Ever wonder where a knockoff Burberry purse might come from? Quite possibly this market, in stalls with tarps for walls, where children eat lunch off mats on the ground while women sew copies of the designer brand's distinctive plaid fabric onto generic Chinese-made bags.
Prices are less than a fourth of what legitimate designer goods would cost in the States. Tour buses from all over
There's no sign of Jiminy Cricket. He could be among the bucketfuls of insects and small reptiles destined for the food court's deep fryer.
Counterfeiting does more than rob companies of sales and support organized crime, child labor and terrorism.
Knockoffs also can damage brand images and hurt consumers.
Fakes sold as real products frequently are made from outdated, dangerous, leftover or stolen components that convey just enough legitimacy to fool unwary -- or indifferent -- consumers.
And while it's one thing for a pair of fake Nike shoes to fall apart prematurely, the stakes are much higher when products can harm consumers.
"It's a real problem when you're talking about safety," said Robert Crane, lead enforcement specialist of anti-counterfeiting operations for Underwriters Laboratories Inc. in
"You can be electrocuted or your house can burn down," he said. "You can die."
Underwriters Laboratories, a nonprofit testing service known by its UL mark on a variety of electrical products, maintains a force of 1,800 inspectors who do nothing but monitor factories around the world.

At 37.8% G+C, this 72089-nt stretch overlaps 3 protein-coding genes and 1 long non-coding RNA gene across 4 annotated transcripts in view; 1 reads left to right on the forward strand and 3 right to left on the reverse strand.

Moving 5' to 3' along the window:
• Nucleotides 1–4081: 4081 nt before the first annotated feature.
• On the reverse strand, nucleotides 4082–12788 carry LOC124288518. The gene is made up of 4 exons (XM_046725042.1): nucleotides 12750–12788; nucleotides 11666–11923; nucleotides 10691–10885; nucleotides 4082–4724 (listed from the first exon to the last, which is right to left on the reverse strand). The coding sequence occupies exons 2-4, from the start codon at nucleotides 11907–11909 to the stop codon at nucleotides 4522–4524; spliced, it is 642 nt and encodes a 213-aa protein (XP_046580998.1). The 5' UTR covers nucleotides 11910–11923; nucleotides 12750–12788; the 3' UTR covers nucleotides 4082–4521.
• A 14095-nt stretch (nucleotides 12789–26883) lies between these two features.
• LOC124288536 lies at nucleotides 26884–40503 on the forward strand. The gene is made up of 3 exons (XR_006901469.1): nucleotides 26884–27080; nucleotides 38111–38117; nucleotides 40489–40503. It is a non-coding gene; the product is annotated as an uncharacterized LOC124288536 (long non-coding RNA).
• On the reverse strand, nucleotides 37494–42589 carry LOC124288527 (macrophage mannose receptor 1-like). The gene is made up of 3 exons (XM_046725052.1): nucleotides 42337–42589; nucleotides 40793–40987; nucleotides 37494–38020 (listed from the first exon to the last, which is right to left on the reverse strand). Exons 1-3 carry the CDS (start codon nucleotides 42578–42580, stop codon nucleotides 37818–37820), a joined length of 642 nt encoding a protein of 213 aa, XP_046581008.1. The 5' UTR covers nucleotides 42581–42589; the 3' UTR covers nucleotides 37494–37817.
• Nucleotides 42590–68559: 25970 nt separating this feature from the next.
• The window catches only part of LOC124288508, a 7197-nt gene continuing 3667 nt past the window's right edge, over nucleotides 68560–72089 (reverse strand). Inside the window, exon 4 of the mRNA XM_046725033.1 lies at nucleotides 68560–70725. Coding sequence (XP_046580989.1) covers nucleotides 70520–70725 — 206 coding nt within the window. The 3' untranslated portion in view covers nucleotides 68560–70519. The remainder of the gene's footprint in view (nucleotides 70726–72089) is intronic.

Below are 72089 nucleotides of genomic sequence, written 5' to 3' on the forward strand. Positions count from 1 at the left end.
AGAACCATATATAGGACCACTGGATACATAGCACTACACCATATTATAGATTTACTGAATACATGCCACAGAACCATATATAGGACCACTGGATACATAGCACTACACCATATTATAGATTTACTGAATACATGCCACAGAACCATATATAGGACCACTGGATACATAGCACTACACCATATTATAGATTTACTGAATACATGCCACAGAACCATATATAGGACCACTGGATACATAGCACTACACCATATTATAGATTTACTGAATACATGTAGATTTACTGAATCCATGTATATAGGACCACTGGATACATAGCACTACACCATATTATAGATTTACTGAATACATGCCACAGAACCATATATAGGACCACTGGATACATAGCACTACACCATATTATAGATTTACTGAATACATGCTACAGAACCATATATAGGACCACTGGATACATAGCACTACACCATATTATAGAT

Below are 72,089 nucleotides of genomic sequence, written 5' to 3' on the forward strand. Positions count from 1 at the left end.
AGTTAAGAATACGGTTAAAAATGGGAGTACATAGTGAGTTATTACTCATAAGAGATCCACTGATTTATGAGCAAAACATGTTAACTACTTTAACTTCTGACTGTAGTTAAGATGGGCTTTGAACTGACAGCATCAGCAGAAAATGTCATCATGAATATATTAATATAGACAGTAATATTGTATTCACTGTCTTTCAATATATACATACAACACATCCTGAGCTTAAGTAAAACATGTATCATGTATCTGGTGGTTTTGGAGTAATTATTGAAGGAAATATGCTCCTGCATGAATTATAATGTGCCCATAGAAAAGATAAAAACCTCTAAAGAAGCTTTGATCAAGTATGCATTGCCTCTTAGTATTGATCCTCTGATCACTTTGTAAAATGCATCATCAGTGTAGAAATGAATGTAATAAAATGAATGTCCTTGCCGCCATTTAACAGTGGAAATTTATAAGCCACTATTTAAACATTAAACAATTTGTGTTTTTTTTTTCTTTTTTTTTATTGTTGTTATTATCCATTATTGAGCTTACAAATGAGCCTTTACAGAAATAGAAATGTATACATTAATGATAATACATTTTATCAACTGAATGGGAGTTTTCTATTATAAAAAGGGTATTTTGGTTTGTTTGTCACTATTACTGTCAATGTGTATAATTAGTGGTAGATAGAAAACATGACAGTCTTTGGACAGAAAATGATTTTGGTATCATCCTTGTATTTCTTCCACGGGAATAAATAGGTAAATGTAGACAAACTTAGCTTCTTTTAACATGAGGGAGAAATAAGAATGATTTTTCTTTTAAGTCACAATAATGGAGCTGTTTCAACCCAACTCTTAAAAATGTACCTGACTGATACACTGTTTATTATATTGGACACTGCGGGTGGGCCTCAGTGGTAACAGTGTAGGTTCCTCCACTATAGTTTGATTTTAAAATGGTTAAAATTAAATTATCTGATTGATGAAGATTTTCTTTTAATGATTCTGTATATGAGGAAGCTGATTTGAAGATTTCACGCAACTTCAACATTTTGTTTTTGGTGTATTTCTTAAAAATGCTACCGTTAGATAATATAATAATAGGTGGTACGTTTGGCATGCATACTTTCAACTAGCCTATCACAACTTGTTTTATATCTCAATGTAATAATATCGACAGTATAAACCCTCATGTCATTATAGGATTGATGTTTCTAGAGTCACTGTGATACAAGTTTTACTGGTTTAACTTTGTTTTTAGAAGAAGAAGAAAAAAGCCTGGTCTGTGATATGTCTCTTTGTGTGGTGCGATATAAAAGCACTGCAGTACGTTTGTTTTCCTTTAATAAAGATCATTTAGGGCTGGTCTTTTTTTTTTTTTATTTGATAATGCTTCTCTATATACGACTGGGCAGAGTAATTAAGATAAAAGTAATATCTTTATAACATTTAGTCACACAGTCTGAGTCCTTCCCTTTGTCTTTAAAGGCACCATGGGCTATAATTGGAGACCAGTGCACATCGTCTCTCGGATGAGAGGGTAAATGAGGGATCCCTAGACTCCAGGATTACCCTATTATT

Their weapon of choice is a high-tech tag, and all Chinese-made lighting products sold in the
The tags are made in one secure
Even so, counterfeiters slap phony UL labels on electrical products made with insufficient amounts of copper. Fake circuit breakers look like the real thing but may not trip when overloaded. All of these products can and have burst into flames, Crane said.
While consumers may not be able to tell a real label or product from a fake, he said, be wary of:
--Any product that mentions UL on the carton or product but gives no company name or address.
--Any product with UL on the packaging but not the product itself.
--Shoddy workmanship or cheap packaging.
--Any electrical product significantly marked down and sold by street vendors or at flea markets and deep discount stores.
Counterfeiters also knock off millions of batteries in
They frequently contain high levels of mercury, and many don't have the built-in ventilation that keeps branded batteries from overheating or exploding, she said.